In some ways, I believe that if Tate had been gifted with a more devious intellect, he might well have had the following career. Having reached the limits of his early affinities, in 1974 he renounces all his early work and devotes himself to the nascent Language movement. I wonder what would have happened, if that alternative life had somehow come to pass? Would the Language writers have truly welcomed him? I doubt it. There’s an edge of transgressive clowning — in the most sincere sense of the word — that would cause his work to remain suspect in their company. A paradox involving a vortex of welcome and farewell spins through Tate’s work with the grace of friendly solitude, and he refused to consider any other path. Tate was never in any danger of succumbing to the temptation of any poetics but his own quirkiness. As the years have gone by, and his poems missed more often than not, I began to wish that he would give himself a respite that would allow one final gush of utter brilliance. It never happened, but many of us are very grateful that he kept on trying. Without that compulsion, after all, we would not have the gift of his early poems. In the end, his work will always linger at the edges of the avant-garde while refusing easy assimilation into conventional schools, and the best of his work will continue to be a constant rediscovery of an imagination heading off towards unexpected destinations of  poignantly startling reverie. Carol Ellis’s recent collection of poems cites one of my favorite images from his poems:  “a dark star passes through you on your way home from the grocery.” His best poems are the darkest of stars, and once you have read them, you will never again be the same.

I’m going to eat a dish of blueberries in his memory tonight.

 

Phoebe MacAdams on Teaching

Friday, May 16, 2014

I first met Phoebe MacAdams after she moved to Los Angeles from Ojai, or at least that’s how she remembers it. I did, in fact, meet Phoebe very briefly in Boulder, Colorado in the mid-1970s, but the “hello” of introduction that occurred before some reading we both found ourselves at was so brief that I can’t fault her for not remembering it. We ran the Gasoline Alley reading series on Melrose Avenue for a couple of years and in 1989 both of us were founding members of the Cahuenga Press poetry collective. Somewhere I have a photograph of all six of us (Harry Northup, Holly Prado, Phoebe MacAdams, Jim Cushing, Cecilia Woloch, and myself) gathered together in front of the side wall of some store near Cahuenga Boulevard. We had met at a restaurant to discuss the launching of this project and when it came time to talk about the name, which we wanted to echo Los Angeles in some way, I thought how the street the restaurant was on would make a perfect allusion: Cahuenga Press. I dropped out after the first two books got produced, but that was due to my own financial situation, and not to any aesthetic disagreements.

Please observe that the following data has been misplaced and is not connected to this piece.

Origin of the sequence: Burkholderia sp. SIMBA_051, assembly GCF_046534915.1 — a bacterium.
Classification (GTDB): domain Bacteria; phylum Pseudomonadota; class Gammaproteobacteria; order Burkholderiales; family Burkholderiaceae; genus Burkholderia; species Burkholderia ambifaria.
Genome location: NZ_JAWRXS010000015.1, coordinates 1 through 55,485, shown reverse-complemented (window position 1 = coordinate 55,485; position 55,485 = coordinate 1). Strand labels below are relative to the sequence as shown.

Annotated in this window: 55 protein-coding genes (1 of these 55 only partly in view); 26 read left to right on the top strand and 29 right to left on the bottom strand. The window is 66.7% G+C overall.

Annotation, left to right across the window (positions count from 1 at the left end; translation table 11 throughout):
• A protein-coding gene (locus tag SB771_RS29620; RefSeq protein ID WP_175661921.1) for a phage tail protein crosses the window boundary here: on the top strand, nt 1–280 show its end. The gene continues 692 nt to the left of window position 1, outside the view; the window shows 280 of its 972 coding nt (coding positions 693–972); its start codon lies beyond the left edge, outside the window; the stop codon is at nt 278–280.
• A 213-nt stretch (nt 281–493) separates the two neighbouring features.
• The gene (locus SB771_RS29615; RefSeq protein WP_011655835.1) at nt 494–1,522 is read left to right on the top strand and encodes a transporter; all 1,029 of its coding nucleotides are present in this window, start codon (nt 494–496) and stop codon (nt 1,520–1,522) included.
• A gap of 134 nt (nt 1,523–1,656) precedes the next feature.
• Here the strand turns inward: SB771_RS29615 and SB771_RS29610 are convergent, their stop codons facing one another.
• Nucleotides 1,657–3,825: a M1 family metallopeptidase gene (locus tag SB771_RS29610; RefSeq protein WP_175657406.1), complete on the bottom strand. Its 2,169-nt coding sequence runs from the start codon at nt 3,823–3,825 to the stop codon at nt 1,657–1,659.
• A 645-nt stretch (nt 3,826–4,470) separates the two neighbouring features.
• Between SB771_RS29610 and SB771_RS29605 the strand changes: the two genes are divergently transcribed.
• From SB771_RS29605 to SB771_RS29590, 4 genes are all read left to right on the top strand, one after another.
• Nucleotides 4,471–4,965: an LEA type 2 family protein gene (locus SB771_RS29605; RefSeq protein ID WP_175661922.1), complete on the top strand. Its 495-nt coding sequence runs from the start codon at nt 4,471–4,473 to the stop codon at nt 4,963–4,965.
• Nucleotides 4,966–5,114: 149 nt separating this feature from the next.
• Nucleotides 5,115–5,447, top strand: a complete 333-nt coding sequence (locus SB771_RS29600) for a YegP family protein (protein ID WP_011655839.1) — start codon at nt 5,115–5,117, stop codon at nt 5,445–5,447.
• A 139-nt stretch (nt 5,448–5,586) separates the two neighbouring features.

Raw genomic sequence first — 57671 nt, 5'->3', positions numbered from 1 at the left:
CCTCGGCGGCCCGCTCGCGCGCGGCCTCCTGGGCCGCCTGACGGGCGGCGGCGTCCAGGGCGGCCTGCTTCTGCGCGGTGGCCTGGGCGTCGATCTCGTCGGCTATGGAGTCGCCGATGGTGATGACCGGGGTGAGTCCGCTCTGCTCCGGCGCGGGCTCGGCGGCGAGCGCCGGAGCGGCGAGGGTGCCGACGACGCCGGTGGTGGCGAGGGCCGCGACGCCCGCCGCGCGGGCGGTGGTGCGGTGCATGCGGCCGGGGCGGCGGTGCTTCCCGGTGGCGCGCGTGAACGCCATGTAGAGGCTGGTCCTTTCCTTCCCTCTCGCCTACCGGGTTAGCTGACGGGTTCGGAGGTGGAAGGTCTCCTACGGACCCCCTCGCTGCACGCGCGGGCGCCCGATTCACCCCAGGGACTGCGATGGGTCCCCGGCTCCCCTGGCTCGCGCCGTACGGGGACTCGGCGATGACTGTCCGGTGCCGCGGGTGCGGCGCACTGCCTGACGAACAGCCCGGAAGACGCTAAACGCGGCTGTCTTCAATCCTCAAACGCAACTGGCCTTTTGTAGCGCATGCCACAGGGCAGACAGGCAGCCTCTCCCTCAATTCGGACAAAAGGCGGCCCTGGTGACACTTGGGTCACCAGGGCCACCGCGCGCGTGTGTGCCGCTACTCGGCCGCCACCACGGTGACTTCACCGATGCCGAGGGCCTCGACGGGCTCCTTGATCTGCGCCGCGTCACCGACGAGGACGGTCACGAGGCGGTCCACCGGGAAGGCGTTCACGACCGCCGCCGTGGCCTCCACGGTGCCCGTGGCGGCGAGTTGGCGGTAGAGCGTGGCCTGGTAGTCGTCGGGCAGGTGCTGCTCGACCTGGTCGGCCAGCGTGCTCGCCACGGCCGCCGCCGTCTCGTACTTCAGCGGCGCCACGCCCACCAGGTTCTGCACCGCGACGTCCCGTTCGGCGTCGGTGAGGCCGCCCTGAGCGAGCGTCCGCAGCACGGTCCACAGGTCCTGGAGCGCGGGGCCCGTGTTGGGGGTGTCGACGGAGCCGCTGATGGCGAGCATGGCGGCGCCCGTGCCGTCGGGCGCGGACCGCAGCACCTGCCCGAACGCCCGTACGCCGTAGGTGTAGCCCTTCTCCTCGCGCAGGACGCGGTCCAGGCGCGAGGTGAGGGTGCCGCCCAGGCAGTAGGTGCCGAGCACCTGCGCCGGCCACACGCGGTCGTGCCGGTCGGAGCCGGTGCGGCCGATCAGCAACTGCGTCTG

Phoebe spend several decades working as a teacher; one of the books that Cahuenga Press published was her year-long journal-meditation on the craft of teaching. She recently wrote me that Susan Suntree made use of her book, Livelihood, and invited Phoebe out to talk to her class of students about the practice of teaching. Phoebe wrote up a set of notes to share with the students and recently sent them to me. With her permission, I enclose them in today’s entry.

THOUGHTS: TEACHING AND WRITING

For Susan Suntree’s students at East Los Angeles College

 Background:

 School has always been a refuge for me. I had a difficult home life, and school was a place where I felt secure. One of my earliest memories is of the library at my small school in New York City, nestled in a big armchair –sitting and reading and feeling safe, surrounded by books.

My feelings about school translated in wanting to do well, which added another level of pleasure. Nothing feels better than doing well and being praised for it. Once that started,  studying became a habit – a good one. It got me out of my house and into college. When I began to think about earning a living, teaching was a natural choice. My stepdad was a teacher and then a principal at Fountain Valley School in Colorado Springs, and one of the most inspiring men I have ever met. He, too, loved teaching. He thought it was a noble endeavor and the best job in the world. We had long talks about it.

I loved teaching.  I taught in a variety of situations – from a small boarding school in Ojai, California, with 100 students to Roosevelt High School with 5000 students. When I started in 1986, there were as many students at Roosevelt as there were people living in Ojai at that time.

I loved teaching for many reasons. I got to talk about various aspects of reading and writing all day – my favorite things to think about; and also, being with kids is good for the soul. It is never boring.

Teaching:

 I like teachers a lot. I found that most teachers are good people. People go into teaching primarily for unselfish reasons. Sure, there are some bitter and burnt out people in the profession, but on the whole, I think teachers have humanity’s best interests in mind. I made it a point to hang out with teachers who loved teaching and were hard working innovators, people who inspired me.

Inspired teachers are what make a good school – not test scores, not computers in every classroom, not State Standards or Common Core Standards – but good teachers who love kids and want to inspire and engage them. The most important decision a principal makes is who he hires. We had a principal at Roosevelt, Mr. Henry Ronquillo, who had a knack for hiring good teachers. He could tell by talking to someone who would work out well. Not every principal has this instinct. I was on a hiring committee at Roosevelt and I know how difficult it is to tell who will be good.